Articles

Articles are a collaborative effort to provide a single canonical page on all topics relevant to the practice of radiology. As such, articles are written and edited by countless contributing members over a period of time. A global group of dedicated editors oversee accuracy, consulting with expert advisers, and constantly reviewing additions.

2,615 results found
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Bright rim sign (anterior talofibular ligament injury)

The bright rim sign in anterior talofibular ligament injury refers to a sign seen on MRI. A cortical defect with a bright dot-like or curvilinear high-signal-intensity, usually at the fibular attachment site, is seen on MRI. It has been described as an indicator of ATFL injury 1. See also brig...
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Anterior abdominal wall

The anterior abdominal wall forms the anterior limit of the abdominal viscera and is defined superiorly by the xiphoid process of the sternum and costal cartilages and inferiorly by the iliac crest and pubic bones of the pelvis. Gross anatomy The anterior abdominal wall has seven layers (from ...
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Hesselbach's triangle

Hesselbach's triangle or the inguinal triangle is a triangular area on the inferior interior aspect of the anterior abdominal wall within the groin. Gross anatomy Boundaries base: inguinal ligament lateral border: inferior epigastric vessels medial border: lateral border of the rectus sheat...
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Boomerang sign (knee)

The boomerang sign is defined as a small displaced flap from a longitudinal horizontal type medial meniscal tear which is displaced inferiorly into the medial meniscotibial recess. The imaging diagnosis of this type of tear is crucial because it is normally hidden from the surgeon during routine...
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Bouchard node

Bouchard nodes are a clinical sign relating to bony nodules of the the proximal interphalangeal joints, and are much less common than Heberden nodes. They generally (but not always) correspond to palpable osteophytes. Clinical presentation They are sometimes painful, and are typically associat...
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Heberden node

Heberden nodes are a clinical examination sign related to the hands, most commonly found at the dorsolateral aspect of the distal interphalangeal joint (DIPJ) and are a moderate-to-strong marker of osteoarthritis 1-2.   Previously Heberden nodes and DIP osteophytes were thought to be synonymous...
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Boutonniere deformity

Boutonniere deformity is one of the musculoskeletal manifestations of rheumatoid arthritis in the hand with: flexion contracture of the proximal interphalangeal (PIP) joints extension of the distal interphalangeal (DIP) joints  The defect appears in the tendon which splays open. The appearanc...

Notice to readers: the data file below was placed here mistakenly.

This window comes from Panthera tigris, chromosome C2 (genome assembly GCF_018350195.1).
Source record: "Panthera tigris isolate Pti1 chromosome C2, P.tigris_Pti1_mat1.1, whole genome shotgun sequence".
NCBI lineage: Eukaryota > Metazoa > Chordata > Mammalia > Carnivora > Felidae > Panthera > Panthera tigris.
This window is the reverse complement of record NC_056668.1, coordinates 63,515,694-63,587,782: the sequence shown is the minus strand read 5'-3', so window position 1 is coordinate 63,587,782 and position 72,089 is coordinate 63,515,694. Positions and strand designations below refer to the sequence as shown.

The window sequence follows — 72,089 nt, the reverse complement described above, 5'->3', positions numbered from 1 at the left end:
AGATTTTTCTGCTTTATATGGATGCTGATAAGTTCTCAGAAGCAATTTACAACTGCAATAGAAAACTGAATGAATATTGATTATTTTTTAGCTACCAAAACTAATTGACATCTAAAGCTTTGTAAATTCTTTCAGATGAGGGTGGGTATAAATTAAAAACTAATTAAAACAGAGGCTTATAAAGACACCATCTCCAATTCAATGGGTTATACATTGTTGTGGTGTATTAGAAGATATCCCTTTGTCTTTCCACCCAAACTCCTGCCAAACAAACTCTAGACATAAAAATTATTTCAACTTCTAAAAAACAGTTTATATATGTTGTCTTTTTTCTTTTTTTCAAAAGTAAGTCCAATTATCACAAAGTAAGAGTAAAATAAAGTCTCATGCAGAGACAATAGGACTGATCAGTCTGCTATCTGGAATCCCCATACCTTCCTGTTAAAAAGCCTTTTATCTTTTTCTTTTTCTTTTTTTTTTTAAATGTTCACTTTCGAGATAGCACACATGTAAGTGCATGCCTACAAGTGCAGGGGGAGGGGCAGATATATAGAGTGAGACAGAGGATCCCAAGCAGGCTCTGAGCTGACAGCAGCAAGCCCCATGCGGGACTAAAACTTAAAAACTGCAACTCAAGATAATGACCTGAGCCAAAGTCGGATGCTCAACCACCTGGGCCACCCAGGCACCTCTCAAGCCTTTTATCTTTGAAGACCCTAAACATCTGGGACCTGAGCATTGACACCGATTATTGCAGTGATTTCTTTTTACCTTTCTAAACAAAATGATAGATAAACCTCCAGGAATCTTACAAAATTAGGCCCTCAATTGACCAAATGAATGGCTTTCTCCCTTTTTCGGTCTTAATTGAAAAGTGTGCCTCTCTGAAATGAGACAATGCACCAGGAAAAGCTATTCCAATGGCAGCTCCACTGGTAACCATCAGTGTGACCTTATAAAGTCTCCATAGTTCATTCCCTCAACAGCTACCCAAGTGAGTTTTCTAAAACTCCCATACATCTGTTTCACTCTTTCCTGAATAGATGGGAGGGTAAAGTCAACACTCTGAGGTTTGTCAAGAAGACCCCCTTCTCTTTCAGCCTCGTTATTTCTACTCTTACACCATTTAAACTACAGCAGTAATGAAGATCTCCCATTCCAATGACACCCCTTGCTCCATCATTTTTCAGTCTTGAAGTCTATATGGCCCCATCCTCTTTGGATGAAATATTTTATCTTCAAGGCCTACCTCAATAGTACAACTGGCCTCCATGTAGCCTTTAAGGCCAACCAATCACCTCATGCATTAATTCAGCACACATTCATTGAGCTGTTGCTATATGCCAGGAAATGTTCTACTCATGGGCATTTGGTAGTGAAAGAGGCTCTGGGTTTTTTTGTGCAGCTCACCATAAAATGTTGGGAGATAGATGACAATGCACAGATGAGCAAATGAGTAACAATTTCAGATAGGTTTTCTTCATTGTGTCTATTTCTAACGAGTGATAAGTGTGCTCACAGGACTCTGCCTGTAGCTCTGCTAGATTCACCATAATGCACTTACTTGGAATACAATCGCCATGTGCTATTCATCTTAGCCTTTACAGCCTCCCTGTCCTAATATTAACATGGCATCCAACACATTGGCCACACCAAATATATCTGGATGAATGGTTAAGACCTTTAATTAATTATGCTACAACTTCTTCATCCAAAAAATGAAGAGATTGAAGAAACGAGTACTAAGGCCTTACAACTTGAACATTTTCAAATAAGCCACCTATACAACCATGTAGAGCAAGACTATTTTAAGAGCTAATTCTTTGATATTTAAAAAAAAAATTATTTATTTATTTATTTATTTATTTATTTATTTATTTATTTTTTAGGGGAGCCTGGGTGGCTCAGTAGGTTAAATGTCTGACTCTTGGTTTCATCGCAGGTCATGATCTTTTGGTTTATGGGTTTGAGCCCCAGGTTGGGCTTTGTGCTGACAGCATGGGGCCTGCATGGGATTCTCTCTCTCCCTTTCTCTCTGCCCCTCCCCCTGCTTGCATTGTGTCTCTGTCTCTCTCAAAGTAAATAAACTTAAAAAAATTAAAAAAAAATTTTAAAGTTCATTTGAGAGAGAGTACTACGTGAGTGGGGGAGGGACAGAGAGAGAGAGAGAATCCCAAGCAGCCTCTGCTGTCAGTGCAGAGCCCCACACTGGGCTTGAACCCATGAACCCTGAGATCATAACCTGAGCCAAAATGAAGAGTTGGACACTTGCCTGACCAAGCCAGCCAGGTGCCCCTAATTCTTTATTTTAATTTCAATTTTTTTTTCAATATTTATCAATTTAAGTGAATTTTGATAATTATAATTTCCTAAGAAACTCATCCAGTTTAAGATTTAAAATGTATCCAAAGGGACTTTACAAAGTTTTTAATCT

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Petrous part of temporal bone

The petrous part of the temporal bone (or more simply petrous temporal bone, PTB) forms the part of skull base between the sphenoid and occipital bones. Gross anatomy The petrous temporal bone has a pyramidal shape with an apex and a base as well as three surfaces and angles:  apex direct me...
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Frontal bone

The frontal bone is a skull bone that contributes to the cranial vault. It contributes to form part of the anterior cranial fossa. Gross anatomy The frontal bone has two portions: vertical portion (squama): has external/internal surfaces horizontal portion (orbital): has superior/inferior su...
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Lateral pterygoid muscle

The lateral pterygoid muscle, also known as pterygoideus externus or external pterygoid muscle, is one of the muscles of mastication.  Gross anatomy The lateral pterygoid is a short, thick muscle, somewhat conical in form, which extends almost horizontally, posteriorly and laterally between th...
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Squamous part of temporal bone

The squamous part of the temporal bone (or squamous temporalis/squamous temporal bone) is a very thin bone and forms the anterosuperior aspect of the temporal bone. Gross anatomy The squamous temporal bone's outer convex surface provides attachment to the temporalis muscle and forms a boundary...
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Body of sphenoid

The body of the sphenoid bone is the midline cubical portion of the sphenoid bone, hollowed by the sphenoid air sinuses.  Gross anatomy The body has superior, inferior, anterior, posterior, and lateral surfaces. The superior surface features: ethmoidal spine: prominent spine that articulates...
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Sphenofrontal suture

The sphenofrontal suture is a cranial suture where the frontal bone meets the sphenoid bone bilaterally. From an anterior perspective of the skull, this suture appears in the roof of the bony orbits. From a lateral perspective, it appears as the meeting of the inferoposterior edges of the fronta...
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Sphenopetrosal suture

The sphenopetrosal suture is the cranial suture connecting the greater wing of sphenoid with the petrous part of temporal bone in the middle cranial fossa. This fissure forms part of the posterior wall of the foramen lacerum.
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Epiphyseal spur

Epiphyseal spur refers to spur seen in skeletally mature individuals arising at the level of closed epiphyseal line. It may be seen in any bone containing epiphysis. Differential diagnosis: avulsion fracture